Dealing with fatigue and family

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themaker75
New Member


Date Joined Aug 2010
Total Posts : 1
   Posted 8/11/2010 3:39 PM (GMT -7)   
For the past year I have been feeling extremely fatigued and my joints were hurting. I'm in my mid 30's and the past year I had my wife telling me I'm a lazy ****** my parents on me about sleeping too much. Since I have been diagnosed with lupus nothing has changed. It's like people simply don't understand. I'm nervous to just take a nap because I get crap from my wife. I do the best I can do everyday because I'm tough. I'm a former Marine I've endured trials most people never will. If I need a nap it's becaue I need  nap BAD! I'm ready to explode and walk out. I don't expect to be babied or have roses thrown at my feet, just some understanding.

aimsgirl16
Forum Moderator


Date Joined Jun 2008
Total Posts : 1469
   Posted 8/11/2010 3:49 PM (GMT -7)   
Hey there! I am so sorry you are not getting the much needed support! Have you read the spoon theory? it was written by a fellow lupie and it couldnt be written any better. It helps family and friends somewhat understand what you can be going through on a daily basis.

Have you looked into joining your local chapter for lupus? You can find it at the LFA's website. Support groups, in my opinion are the best thing for us lupies. They really understand what we go through and its just nice to meet men and women in your area that you can relate to!
Amy
Kidney Diseases & Disorders and Lupus Moderater
Cyclosporine, Prednisone, Lisinopril, Integra Plus, Vitamin D 50,000 units
PRN: Imitrex, hydrocodone, Ambien, Flexeril, Ultram, Darvocet, Zofran


If God brings you to it, he will get you through it!!

redrose77
Veteran Member


Date Joined Sep 2005
Total Posts : 2573
   Posted 8/11/2010 10:19 PM (GMT -7)   
I know lupus is rare in men and that finding a support system when you are a man with lupus is hard. Perhaps your wife needs to be taken along to a doctor's appointment and have lupus explained to her and have your doctor tell her naps are necessary. Maybe she needs to come on here and ask about lupus fatigue. If she doesn't get the hint you may be better off without the stress of worrying what her reaction to your need for a nap will be. Stress is our enemy and it sounds like she adds a lot of stress to your life.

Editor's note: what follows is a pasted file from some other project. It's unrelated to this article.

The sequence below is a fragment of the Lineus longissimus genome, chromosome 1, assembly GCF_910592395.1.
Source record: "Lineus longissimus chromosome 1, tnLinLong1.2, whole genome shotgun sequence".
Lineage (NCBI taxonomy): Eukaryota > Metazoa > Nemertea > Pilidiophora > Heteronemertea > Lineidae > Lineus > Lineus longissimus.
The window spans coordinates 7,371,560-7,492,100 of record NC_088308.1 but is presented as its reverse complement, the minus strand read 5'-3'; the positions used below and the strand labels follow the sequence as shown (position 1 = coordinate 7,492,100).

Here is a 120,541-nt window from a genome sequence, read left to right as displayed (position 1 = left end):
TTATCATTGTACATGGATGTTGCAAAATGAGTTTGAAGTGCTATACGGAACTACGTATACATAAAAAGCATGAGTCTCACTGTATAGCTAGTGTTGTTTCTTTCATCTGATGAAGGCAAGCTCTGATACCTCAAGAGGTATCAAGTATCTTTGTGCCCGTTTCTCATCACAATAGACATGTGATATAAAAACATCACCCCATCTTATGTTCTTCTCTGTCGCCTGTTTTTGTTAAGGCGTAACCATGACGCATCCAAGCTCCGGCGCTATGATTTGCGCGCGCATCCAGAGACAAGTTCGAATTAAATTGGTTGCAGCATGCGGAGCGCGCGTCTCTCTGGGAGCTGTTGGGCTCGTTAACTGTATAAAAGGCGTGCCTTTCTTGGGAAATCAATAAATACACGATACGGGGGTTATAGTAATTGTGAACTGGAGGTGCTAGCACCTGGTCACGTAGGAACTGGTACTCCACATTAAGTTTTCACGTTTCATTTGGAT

Dx:fibromyalgia 2002, systematic lupus 2005- definate CNS involvement dxed late 2005, psoriasis 2006, rheumatoid arthritis 2006, PTSD 2007, multiple allergies 2005, migraine, compression fractures T11 & T12, Sjögren's, damaged periphrial nerves 2007, exema
Tx: plaquenil, Enbrel, Tramadol, Singulair, Skelaxin, Baby Asprin, Imuran, Prilosec, lasix, Evoxac, Celebrex, Vicodine when things get too bad, prednisone again, various vitamin/mineral supplements, cozar, duragesic patches
"Those who dream by night in the dusty recesses of their minds wake in the day to find that it was vanity: but the dreamers of the day are dangerous men, for they may act their dreams with open eyes, to make it possible." T. E. Lawrence

jdrea
Regular Member


Date Joined Aug 2010
Total Posts : 124
   Posted 8/16/2010 3:20 PM (GMT -7)   
I have a friend who was mildly complaining that her husband takes a nap in the living room recliner, then he wakes up and walks to the other end of the house to the den and takes another nap in that recliner in there and then he goes back to the other one.  I chuckled to myself and then explained that he isn't being lazy there are just simply days that that is all we feel like doing and that is all our body will allow.  He is 61 years old and has been dx for 3 years now.  He retired last year and has been sick ever since.  I can understand that she is afraid that he has given up and is sleeping because he doesn't have anything better to do but I also told her not to give him a hard time.  If there is something that she needs or if she is going somewhere that she thinks he would like to go also then wake him up and tell him about it otherwise leave him alone.  Last friday they found out that he has developed Sjogren's syndrome as well.  Now she is listening to me that he isn't just being lazy.  I pray that your wife realizes how life is with Lupus very soon.  I understand the guilt with all the naps, I feel that way sometimes, but I also know my limitations and if I don't go to my room and shut the world out once or twice a day for 30 to 60 minutes then I will over do myself and be worthless the next couple of days.  Lupus is a whole new way of life.  It sux but we and our families have to make the best of each day.  Good luck.
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